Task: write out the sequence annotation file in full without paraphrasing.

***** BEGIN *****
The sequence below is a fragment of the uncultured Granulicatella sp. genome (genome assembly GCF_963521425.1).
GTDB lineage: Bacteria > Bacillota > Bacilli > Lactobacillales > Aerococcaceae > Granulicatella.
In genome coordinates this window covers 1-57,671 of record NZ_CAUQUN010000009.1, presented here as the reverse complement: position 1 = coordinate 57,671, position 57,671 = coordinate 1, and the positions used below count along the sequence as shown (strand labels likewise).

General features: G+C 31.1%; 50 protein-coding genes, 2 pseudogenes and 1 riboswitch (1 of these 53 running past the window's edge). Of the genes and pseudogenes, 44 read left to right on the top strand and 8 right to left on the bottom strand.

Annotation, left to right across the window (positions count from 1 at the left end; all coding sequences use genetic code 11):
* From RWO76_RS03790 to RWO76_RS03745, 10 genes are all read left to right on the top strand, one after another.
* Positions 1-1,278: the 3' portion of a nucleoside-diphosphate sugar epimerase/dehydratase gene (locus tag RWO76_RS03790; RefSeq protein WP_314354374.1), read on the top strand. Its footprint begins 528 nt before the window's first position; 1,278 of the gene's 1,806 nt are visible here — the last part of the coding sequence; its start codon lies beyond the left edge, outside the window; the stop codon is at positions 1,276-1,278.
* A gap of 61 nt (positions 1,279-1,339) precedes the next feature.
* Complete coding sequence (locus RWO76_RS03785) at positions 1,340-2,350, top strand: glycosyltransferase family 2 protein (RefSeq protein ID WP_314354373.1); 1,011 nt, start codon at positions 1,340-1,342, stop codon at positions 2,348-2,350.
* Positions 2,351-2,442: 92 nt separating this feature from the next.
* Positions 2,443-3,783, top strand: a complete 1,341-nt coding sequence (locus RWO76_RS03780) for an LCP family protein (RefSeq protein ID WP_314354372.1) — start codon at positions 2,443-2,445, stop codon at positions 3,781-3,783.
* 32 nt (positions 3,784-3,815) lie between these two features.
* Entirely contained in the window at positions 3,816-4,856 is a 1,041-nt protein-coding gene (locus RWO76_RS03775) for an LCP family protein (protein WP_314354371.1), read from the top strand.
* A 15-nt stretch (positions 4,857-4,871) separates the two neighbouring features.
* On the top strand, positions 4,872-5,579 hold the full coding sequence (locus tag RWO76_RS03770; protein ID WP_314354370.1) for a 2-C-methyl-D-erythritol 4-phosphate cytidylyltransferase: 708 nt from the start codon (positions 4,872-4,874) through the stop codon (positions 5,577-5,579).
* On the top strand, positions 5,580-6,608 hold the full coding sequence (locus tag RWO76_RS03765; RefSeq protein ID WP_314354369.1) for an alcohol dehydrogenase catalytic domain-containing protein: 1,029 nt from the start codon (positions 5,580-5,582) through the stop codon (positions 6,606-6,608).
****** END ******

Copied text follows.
The sequence below is a fragment of the uncultured Granulicatella sp. genome (genome assembly GCF_963521425.1).
GTDB lineage: Bacteria > Bacillota > Bacilli > Lactobacillales > Aerococcaceae > Granulicatella.
In genome coordinates this window covers 1-57,671 of record NZ_CAUQUN010000009.1, presented here as the reverse complement: position 1 = coordinate 57,671, position 57,671 = coordinate 1, and the positions used below count along the sequence as shown (strand labels likewise).

General features: G+C 31.1%; 50 protein-coding genes, 2 pseudogenes and 1 riboswitch (1 of these 53 running past the window's edge). Of the genes and pseudogenes, 44 read left to right on the top strand and 8 right to left on the bottom strand.

Annotation, left to right across the window (positions count from 1 at the left end; all coding sequences use genetic code 11):
* From RWO76_RS03790 to RWO76_RS03745, 10 genes are all read left to right on the top strand, one after another.
* Positions 1-1,278: the 3' portion of a nucleoside-diphosphate sugar epimerase/dehydratase gene (locus tag RWO76_RS03790; RefSeq protein WP_314354374.1), read on the top strand. Its footprint begins 528 nt before the window's first position; 1,278 of the gene's 1,806 nt are visible here — the last part of the coding sequence; its start codon lies beyond the left edge, outside the window; the stop codon is at positions 1,276-1,278.
* A gap of 61 nt (positions 1,279-1,339) precedes the next feature.
* Complete coding sequence (locus RWO76_RS03785) at positions 1,340-2,350, top strand: glycosyltransferase family 2 protein (RefSeq protein ID WP_314354373.1); 1,011 nt, start codon at positions 1,340-1,342, stop codon at positions 2,348-2,350.
* Positions 2,351-2,442: 92 nt separating this feature from the next.
* Positions 2,443-3,783, top strand: a complete 1,341-nt coding sequence (locus RWO76_RS03780) for an LCP family protein (RefSeq protein ID WP_314354372.1) — start codon at positions 2,443-2,445, stop codon at positions 3,781-3,783.
* 32 nt (positions 3,784-3,815) lie between these two features.
* Entirely contained in the window at positions 3,816-4,856 is a 1,041-nt protein-coding gene (locus RWO76_RS03775) for an LCP family protein (protein WP_314354371.1), read from the top strand.
* A 15-nt stretch (positions 4,857-4,871) separates the two neighbouring features.
* On the top strand, positions 4,872-5,579 hold the full coding sequence (locus tag RWO76_RS03770; protein ID WP_314354370.1) for a 2-C-methyl-D-erythritol 4-phosphate cytidylyltransferase: 708 nt from the start codon (positions 4,872-4,874) through the stop codon (positions 5,577-5,579).
* On the top strand, positions 5,580-6,608 hold the full coding sequence (locus tag RWO76_RS03765; RefSeq protein ID WP_314354369.1) for an alcohol dehydrogenase catalytic domain-containing protein: 1,029 nt from the start codon (positions 5,580-5,582) through the stop codon (positions 6,606-6,608).